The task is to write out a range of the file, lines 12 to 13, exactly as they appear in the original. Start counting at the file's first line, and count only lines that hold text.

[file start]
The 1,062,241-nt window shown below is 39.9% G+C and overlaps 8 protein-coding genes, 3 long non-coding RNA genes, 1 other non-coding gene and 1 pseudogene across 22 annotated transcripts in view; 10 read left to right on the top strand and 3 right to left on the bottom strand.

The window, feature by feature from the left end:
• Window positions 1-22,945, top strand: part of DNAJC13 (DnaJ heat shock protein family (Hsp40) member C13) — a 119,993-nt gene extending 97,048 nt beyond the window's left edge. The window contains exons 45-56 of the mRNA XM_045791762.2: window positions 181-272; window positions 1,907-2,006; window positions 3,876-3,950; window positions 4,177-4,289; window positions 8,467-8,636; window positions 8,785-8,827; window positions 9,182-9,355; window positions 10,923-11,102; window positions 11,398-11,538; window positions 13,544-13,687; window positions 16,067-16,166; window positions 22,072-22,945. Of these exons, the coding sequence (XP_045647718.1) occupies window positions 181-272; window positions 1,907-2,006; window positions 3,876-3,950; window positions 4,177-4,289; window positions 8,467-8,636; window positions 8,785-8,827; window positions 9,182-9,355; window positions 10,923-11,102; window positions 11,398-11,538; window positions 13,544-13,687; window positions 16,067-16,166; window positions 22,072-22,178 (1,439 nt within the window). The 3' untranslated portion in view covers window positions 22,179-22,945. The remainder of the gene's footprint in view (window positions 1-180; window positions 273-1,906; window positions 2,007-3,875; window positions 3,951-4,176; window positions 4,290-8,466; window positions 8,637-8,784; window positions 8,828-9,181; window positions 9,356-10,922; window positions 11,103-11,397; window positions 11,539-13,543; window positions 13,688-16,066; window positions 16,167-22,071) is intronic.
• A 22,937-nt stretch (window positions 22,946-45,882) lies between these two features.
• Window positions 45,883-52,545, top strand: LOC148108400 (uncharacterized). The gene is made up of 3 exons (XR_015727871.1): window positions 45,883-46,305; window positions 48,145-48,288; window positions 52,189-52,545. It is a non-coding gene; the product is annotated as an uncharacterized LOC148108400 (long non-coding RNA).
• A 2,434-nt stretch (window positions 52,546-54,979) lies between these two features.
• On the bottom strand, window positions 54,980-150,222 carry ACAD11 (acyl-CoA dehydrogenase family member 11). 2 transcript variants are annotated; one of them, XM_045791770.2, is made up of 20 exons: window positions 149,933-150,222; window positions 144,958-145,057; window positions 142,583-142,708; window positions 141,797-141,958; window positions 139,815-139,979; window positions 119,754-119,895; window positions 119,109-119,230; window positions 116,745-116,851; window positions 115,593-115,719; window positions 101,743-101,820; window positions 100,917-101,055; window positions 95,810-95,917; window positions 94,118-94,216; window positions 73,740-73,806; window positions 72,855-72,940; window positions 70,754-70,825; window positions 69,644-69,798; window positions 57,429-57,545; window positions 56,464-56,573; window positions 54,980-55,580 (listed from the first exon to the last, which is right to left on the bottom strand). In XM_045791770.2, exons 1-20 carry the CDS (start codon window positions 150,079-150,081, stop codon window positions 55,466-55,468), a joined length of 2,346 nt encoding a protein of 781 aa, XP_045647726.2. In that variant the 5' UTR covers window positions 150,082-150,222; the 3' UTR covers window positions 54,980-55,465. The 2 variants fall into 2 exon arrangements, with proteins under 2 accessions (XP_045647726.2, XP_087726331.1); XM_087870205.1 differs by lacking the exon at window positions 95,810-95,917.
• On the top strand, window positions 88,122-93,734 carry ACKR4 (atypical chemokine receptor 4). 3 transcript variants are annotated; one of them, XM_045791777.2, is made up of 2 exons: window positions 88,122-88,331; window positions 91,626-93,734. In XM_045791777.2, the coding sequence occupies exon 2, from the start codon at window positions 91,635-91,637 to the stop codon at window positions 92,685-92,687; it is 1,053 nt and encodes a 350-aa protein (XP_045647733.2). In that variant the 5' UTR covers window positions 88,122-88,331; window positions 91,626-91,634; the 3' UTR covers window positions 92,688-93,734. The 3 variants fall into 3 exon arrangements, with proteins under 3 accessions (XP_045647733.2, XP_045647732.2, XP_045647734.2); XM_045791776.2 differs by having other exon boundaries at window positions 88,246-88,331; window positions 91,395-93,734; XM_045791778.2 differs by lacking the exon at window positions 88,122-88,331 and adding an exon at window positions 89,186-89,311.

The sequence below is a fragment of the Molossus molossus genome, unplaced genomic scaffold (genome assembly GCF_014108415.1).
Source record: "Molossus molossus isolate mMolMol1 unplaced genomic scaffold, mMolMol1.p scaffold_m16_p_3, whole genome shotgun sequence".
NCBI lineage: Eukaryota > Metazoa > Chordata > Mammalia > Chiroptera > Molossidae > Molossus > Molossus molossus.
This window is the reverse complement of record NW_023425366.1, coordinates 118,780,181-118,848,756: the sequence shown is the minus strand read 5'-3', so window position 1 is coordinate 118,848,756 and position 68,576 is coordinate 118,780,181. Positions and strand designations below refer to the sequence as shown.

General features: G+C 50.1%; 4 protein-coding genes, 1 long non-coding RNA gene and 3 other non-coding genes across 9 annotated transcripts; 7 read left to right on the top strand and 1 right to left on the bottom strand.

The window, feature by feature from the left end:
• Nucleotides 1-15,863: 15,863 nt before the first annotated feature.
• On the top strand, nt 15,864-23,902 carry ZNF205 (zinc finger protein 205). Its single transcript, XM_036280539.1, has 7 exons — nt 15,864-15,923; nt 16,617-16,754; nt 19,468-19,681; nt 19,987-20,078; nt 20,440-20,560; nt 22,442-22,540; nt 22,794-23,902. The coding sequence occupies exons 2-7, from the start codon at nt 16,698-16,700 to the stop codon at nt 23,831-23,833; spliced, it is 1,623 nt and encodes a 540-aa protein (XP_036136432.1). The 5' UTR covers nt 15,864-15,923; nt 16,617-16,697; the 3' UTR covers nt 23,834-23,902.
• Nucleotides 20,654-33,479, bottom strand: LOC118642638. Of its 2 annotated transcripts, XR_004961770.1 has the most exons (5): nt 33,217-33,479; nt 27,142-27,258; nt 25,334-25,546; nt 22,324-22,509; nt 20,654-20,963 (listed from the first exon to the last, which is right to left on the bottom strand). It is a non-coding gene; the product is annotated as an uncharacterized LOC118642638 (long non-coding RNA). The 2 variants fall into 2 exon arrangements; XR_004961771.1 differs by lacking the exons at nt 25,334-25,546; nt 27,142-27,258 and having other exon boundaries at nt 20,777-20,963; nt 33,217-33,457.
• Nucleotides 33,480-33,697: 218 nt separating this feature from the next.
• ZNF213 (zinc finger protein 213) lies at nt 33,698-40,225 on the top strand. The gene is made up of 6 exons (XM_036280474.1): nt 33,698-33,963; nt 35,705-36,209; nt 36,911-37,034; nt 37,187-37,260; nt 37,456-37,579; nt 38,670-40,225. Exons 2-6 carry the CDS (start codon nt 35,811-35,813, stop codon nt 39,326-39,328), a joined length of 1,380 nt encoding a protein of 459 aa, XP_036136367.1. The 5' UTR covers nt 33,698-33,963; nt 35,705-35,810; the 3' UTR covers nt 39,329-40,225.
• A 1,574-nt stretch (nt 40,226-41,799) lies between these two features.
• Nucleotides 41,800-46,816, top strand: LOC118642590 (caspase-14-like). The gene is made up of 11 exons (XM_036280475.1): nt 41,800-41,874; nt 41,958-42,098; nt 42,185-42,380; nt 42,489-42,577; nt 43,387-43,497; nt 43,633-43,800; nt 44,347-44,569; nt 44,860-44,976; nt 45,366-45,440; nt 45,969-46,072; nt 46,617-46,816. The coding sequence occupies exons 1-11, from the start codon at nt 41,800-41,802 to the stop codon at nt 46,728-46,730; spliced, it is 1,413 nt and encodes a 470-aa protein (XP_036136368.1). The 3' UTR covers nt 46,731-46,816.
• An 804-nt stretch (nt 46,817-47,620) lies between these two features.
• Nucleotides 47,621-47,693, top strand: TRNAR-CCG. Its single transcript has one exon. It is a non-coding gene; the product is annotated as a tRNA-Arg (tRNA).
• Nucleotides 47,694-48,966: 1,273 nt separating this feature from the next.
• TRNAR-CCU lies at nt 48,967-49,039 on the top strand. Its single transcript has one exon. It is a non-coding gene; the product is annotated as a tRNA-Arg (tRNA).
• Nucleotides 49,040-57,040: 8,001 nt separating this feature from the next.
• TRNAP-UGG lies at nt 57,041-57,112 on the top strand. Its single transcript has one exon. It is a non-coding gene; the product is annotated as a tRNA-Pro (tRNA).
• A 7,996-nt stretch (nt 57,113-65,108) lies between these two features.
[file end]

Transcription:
This window is the reverse complement of record NW_023425366.1, coordinates 118,780,181-118,848,756: the sequence shown is the minus strand read 5'-3', so window position 1 is coordinate 118,848,756 and position 68,576 is coordinate 118,780,181. Positions and strand designations below refer to the sequence as shown.

General features: G+C 50.1%; 4 protein-coding genes, 1 long non-coding RNA gene and 3 other non-coding genes across 9 annotated transcripts; 7 read left to right on the top strand and 1 right to left on the bottom strand.